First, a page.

Many buyers, especially first-time buyers, need to be aware, however, of the multitude of costs that can build up during the final discussions of finalizing a home purchase. Experts claim that all prospective homebuyers should have a separate fund on hand specifically for closing costs. 

These costs typically include things like appraisal fees, property taxes, real estate agent commissions, homeowner’s insurance, title insurance, and more. Jessica Menton, a personal finance and markets reporter, recently discussed the best ways homeowners can plan for their future when it comes to looking for a home. 

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“Generally financial planners say that you should expect to pay somewhere between 3% and 5% of what your mortgage account is, give or take. So for a $300,000 mortgage that means setting aside $9000 to $15,000 for closing costs.”

Bill Gassett, a real estate agent in Massachusetts, stated that when you take out a mortgage, your lender will provide a document that details all of the closing costs involved in the property you’re interested in. Gassett recommends reading this document very carefully, because in some cases a buyer can ask the seller to cover some of the items listed. 

Menton claimed that usually most sellers will pay about 5% of the total sale price in real estate agent fees, commissions, and other expenses, and with most homes now selling well over their asking price, it’s likely more sellers will be less willing to budge on these listed fees. 

“I do sometimes recommend buyers hire an independent inspector, even though sellers will hire one to look for major issues, it can give buyers that extra security.”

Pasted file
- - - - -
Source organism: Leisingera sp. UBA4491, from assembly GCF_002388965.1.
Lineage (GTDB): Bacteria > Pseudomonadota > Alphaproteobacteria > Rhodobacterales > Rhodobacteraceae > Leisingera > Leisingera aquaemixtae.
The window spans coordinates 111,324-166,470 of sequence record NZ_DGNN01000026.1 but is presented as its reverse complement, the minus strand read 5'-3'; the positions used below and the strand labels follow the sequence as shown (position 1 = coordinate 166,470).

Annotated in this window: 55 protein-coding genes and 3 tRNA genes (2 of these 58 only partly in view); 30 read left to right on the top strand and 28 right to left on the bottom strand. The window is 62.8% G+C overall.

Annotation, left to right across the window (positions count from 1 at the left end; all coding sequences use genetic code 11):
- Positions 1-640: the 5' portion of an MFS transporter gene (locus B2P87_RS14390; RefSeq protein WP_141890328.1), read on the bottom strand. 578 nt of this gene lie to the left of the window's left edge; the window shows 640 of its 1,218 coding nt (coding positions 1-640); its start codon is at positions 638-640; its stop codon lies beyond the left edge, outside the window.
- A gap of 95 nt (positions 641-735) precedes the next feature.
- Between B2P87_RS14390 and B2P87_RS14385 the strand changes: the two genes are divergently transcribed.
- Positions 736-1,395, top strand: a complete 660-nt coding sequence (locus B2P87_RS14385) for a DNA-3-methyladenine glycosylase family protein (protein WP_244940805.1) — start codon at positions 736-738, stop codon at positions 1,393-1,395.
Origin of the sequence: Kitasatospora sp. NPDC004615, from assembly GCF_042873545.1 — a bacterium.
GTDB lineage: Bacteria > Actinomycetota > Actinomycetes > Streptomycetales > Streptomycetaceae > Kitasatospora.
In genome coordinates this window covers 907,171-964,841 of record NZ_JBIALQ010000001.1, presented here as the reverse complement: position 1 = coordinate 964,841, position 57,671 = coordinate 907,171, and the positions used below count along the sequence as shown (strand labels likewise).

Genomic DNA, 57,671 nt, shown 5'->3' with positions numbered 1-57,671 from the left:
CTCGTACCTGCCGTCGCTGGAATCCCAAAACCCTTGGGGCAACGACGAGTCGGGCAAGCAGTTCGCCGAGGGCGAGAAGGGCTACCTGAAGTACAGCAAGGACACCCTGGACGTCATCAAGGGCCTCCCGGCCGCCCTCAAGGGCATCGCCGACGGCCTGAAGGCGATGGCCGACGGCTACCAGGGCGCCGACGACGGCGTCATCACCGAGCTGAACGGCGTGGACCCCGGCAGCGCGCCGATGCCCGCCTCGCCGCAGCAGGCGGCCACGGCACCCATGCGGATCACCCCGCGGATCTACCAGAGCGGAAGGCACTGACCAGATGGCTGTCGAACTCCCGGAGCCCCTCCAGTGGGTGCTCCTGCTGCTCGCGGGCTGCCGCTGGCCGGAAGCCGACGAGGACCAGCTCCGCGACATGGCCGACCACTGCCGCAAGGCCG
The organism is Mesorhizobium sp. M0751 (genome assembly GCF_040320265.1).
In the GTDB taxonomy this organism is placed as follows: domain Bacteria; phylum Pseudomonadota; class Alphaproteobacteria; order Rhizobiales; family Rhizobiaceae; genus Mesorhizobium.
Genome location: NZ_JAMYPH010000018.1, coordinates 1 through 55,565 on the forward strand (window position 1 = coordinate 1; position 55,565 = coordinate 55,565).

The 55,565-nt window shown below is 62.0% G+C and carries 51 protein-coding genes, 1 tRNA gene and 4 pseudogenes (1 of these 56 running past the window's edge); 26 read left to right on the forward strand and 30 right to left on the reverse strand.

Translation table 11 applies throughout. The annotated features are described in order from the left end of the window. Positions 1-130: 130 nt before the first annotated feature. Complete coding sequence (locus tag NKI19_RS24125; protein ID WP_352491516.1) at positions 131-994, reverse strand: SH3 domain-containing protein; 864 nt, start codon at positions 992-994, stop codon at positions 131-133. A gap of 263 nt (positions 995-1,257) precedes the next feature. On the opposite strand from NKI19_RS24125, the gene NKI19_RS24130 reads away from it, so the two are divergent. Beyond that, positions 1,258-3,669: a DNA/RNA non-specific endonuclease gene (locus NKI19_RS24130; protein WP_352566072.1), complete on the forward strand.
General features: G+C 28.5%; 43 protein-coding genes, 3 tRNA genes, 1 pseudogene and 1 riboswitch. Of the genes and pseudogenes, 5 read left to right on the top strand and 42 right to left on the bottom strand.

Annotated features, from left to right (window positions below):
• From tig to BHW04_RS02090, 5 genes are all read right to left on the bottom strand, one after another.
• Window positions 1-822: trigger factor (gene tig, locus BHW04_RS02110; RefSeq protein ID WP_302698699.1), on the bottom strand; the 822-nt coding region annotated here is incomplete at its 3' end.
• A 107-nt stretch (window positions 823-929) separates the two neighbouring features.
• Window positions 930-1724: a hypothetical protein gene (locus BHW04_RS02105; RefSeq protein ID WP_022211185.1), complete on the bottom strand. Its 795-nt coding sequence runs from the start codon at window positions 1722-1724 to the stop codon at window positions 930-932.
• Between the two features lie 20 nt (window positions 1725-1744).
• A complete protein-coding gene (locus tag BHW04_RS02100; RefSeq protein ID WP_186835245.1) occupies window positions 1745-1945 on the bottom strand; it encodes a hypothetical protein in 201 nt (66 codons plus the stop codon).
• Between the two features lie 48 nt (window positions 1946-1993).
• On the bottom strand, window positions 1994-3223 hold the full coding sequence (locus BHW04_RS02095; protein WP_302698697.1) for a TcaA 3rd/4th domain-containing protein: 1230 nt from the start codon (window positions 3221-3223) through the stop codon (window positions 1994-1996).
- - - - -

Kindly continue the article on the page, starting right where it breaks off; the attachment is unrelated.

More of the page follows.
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“When making an offer, buyers typically submit 1% to 5% of the home’s value in earnest so the seller feels comfortable pulling the home off the market. That fee is usually held in escrow and applied to closing costs,” Menton says.

Gassett also warned that if you’re buying a home that’s a part of any sort of association, you need to get details in the beginning about special assessments that will appear down the line of owning the property. 

“Most people know that there’s a condo fee or an HOA fee, but they may not notice a special assessment coming up, where all of the sudden there’s a big extra expense. As part of closing, lenders get the home’s value appraised, because home prices are rising so fast, the difference between asking price and appraised value can now reach into the tens of thousands.That difference can put ardent buyers in a conundrum,” Gassett explained.

“The bank’s not going to do the loan unless the buyer puts more money down, so a lot of buyers are being forced to actually bring more money to the table than they thought they needed.”

Menton also suggests buyers hire a lawyer to get them through the closing period if they’re really nervous about additional costs. Don’t be afraid to pay an expert for their services so that you know the place you’re going to be living won’t end up costing thousands of more dollars than you expected.